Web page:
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London Eye’s "obtrusive" orange pod vetoed by Lambeth councillors

The row about the London Eye capsule recently painted in the corporate orange of the wheel's sponsor looks set to run and run after Lambeth's planning applications committee voted to refuse advertisement consent.

London Eye’s

We reported last week that Lambeth Council design and conservation officers had raised serious concerns about the colour scheme applied to one of the wheel's 32 pods earlier this year to coincide with the start of EDF Energy's three-year sponsorship deal.

On Tuesday night the matter was considered by the borough's planning applications committee which voted 3-1 to refuse consent for the repainted capsule despite a lack of clarity over whether or not the choice of paint colour in itself constitutes an advertisement.

"We very much appreciate the help that the council has given us and certainly we don't want to fall out over these sorts of issues," said David Sharpe, divisional director of Merlin Entertainments, in his presentation to councillors.

"We've become an economic regenerator on the South Bank in a big way," said Mr Sharpe, who chairs the South Bank Employers' Group.

"I think we have created an attraction that has become a symbol for 21st century London."

He explained that the familiar white/grey colour scheme used on the other 31 pods had originally been chosen to match the colour of the fuselage of aircraft operated by the wheel's first sponsor and part owner British Airways.

"We're not intentionally looking to cause issues here," he said. "EDF is a tier 1 Olympic sponsor and we're very strongly at the forefront of the Olympics in London and we want to support that."

He said that other potential sponsors "would have wanted to do far more dramatic things" to the wheel and "one doesn't get sponsorship for nothing".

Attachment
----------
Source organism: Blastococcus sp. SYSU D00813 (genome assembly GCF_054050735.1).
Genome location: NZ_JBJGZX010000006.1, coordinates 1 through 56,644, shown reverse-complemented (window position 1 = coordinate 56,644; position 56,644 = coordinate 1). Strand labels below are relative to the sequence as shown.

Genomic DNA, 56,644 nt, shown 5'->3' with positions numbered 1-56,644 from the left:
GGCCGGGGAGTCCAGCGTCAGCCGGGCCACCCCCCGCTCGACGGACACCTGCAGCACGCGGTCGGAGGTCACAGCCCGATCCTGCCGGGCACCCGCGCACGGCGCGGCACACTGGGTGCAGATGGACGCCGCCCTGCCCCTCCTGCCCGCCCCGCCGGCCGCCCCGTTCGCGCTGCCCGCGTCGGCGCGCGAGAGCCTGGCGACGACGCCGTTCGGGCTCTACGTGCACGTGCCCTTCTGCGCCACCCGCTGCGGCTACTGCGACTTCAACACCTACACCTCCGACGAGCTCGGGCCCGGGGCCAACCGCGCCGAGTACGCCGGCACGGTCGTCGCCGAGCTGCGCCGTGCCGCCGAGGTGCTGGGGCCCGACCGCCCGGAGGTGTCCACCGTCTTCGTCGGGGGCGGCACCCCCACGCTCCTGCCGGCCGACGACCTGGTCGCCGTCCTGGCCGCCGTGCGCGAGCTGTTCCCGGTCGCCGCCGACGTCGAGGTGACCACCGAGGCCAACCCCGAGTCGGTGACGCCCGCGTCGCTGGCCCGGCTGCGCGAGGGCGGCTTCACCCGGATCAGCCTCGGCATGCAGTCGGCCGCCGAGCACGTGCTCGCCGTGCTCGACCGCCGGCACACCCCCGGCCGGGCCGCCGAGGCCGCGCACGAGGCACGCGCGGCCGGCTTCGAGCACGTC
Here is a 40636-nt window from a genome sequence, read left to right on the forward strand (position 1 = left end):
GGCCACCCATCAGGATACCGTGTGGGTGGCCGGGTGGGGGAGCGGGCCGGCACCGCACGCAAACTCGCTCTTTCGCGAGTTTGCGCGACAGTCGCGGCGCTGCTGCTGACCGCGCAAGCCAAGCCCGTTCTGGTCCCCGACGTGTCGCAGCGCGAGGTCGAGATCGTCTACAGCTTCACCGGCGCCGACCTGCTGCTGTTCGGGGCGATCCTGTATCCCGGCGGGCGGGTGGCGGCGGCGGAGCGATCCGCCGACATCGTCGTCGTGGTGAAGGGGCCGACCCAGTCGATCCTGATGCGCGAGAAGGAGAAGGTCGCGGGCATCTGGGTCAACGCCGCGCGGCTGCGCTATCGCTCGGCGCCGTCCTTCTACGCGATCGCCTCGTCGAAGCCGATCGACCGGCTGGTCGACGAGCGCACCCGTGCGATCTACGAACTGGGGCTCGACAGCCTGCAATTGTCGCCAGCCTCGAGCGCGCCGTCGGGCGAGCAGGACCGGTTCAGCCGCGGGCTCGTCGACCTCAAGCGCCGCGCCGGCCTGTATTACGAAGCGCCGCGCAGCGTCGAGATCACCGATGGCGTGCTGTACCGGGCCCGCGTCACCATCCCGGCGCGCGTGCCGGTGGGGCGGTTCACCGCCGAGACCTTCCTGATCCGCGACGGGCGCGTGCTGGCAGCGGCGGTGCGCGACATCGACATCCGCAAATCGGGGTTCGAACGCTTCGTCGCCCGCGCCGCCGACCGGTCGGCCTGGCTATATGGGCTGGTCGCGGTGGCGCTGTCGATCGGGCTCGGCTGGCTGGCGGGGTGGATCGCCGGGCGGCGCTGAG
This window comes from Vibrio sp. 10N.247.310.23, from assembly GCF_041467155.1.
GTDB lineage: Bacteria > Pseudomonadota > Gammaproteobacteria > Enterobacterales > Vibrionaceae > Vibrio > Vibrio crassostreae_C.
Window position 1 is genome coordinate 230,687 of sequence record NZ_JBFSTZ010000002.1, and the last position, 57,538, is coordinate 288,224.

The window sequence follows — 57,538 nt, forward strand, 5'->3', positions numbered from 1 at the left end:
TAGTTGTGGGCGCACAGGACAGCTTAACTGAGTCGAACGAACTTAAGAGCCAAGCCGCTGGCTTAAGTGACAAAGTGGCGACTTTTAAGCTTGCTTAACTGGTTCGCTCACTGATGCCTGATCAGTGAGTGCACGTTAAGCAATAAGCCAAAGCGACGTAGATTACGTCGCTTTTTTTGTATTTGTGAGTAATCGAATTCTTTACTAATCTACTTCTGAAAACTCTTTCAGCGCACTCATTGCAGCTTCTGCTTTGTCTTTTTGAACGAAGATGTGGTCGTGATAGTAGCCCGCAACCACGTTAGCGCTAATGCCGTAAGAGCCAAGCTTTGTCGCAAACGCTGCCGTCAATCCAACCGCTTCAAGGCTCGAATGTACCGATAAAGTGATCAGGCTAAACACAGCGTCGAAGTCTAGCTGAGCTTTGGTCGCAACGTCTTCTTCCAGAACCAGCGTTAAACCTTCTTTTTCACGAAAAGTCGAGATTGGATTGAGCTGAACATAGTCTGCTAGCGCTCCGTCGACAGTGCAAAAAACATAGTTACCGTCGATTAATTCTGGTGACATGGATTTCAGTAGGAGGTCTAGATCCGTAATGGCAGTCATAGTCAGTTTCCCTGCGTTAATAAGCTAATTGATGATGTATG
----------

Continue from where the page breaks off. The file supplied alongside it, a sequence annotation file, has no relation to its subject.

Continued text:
Mr Sharpe added that he had spoken to many people who live and work on the South Bank who had not even noticed the orange capsule.

Lib Dem committee member Cllr Brian Palmer, usually a hardliner on conservation matters, was the only member of the committee who supported the orange pod.

"I think that the conservation officer ... is being slightly precious on this one," he said – reminding the committee that the Eiffel Tower had carried advertising for Citroen in the 1920s and 1930s and on the South Bank the Oxo Tower was a famous example of corporate branding in the fabric of the city.

Alluding to the Lib Dem party colour, he added: "I'm tempted to say that there's not enough orange in Lambeth as it is."

Committee chair Cllr Diana Morris and committee member Cllr Ruth Ling explained that they had been able to study the orange capsule in detail whilst waiting for last week's TUC anti-cuts march to move off along Victoria Embankment.

"Because the march proceeded exceedingly slowly on Saturday we had a very long opportunity to have a look at it in various positions," said Cllr Morris.

"I'm afraid to say that I agreed with the conservation officer."

She went on to say that the "obtrusive" orange capsule has "changed the way the wheel looked".

The committee voted 3-1 to agree the officers' recommendation that permission be refused for the orange pod but unanimously agreed that other branding changes around the wheel be allowed.

Members decided not to endorse the officers' recommendation that the council should move to prosecute Merlin Entertainments should the orange colour scheme not be removed within 28 days.

Les Brown, Lambeth's outgoing head of planning, told the committee: "I am concerned that our relations with the London Eye should not be jeopardised by this particular issue".

"It's a matter of judgement whether it's a piece of fun or very problematic," he said.

He added: "I would be loath to move towards a prosecution".

The matter is now likely to be subject to an appeal by Merlin Entertainments and the question of whether or not the orange colour applied to the pod constitutes an advertisement under planning law will be determined by a Government inspector.

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